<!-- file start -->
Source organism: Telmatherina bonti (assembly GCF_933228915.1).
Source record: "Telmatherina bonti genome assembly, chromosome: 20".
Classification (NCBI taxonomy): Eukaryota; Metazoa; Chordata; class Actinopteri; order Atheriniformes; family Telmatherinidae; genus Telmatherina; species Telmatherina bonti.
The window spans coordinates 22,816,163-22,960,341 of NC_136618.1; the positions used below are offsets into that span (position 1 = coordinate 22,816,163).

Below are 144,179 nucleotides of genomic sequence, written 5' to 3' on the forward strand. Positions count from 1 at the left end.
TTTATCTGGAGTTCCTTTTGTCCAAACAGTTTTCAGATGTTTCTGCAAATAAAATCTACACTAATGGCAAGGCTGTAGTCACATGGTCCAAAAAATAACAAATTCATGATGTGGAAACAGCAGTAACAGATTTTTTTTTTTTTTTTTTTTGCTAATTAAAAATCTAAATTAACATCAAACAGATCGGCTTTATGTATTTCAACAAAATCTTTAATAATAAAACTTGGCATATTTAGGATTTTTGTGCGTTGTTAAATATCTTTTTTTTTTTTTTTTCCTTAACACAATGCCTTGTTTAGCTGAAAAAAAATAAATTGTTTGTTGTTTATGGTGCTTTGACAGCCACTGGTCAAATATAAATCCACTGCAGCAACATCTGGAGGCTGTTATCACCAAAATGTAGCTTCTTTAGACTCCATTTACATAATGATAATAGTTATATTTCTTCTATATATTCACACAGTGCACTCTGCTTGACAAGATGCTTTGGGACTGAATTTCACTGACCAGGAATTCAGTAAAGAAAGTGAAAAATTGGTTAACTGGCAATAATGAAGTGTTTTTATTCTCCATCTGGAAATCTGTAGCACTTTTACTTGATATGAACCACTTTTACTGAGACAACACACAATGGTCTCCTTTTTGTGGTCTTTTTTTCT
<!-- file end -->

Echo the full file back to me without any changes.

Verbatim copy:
Source organism: Telmatherina bonti (assembly GCF_933228915.1).
Source record: "Telmatherina bonti genome assembly, chromosome: 20".
Classification (NCBI taxonomy): Eukaryota; Metazoa; Chordata; class Actinopteri; order Atheriniformes; family Telmatherinidae; genus Telmatherina; species Telmatherina bonti.
The window spans coordinates 22,816,163-22,960,341 of NC_136618.1; the positions used below are offsets into that span (position 1 = coordinate 22,816,163).

Below are 144,179 nucleotides of genomic sequence, written 5' to 3' on the forward strand. Positions count from 1 at the left end.
TTTATCTGGAGTTCCTTTTGTCCAAACAGTTTTCAGATGTTTCTGCAAATAAAATCTACACTAATGGCAAGGCTGTAGTCACATGGTCCAAAAAATAACAAATTCATGATGTGGAAACAGCAGTAACAGATTTTTTTTTTTTTTTTTTTTGCTAATTAAAAATCTAAATTAACATCAAACAGATCGGCTTTATGTATTTCAACAAAATCTTTAATAATAAAACTTGGCATATTTAGGATTTTTGTGCGTTGTTAAATATCTTTTTTTTTTTTTTTTCCTTAACACAATGCCTTGTTTAGCTGAAAAAAAATAAATTGTTTGTTGTTTATGGTGCTTTGACAGCCACTGGTCAAATATAAATCCACTGCAGCAACATCTGGAGGCTGTTATCACCAAAATGTAGCTTCTTTAGACTCCATTTACATAATGATAATAGTTATATTTCTTCTATATATTCACACAGTGCACTCTGCTTGACAAGATGCTTTGGGACTGAATTTCACTGACCAGGAATTCAGTAAAGAAAGTGAAAAATTGGTTAACTGGCAATAATGAAGTGTTTTTATTCTCCATCTGGAAATCTGTAGCACTTTTACTTGATATGAACCACTTTTACTGAGACAACACACAATGGTCTCCTTTTTGTGGTCTTTTTTTCT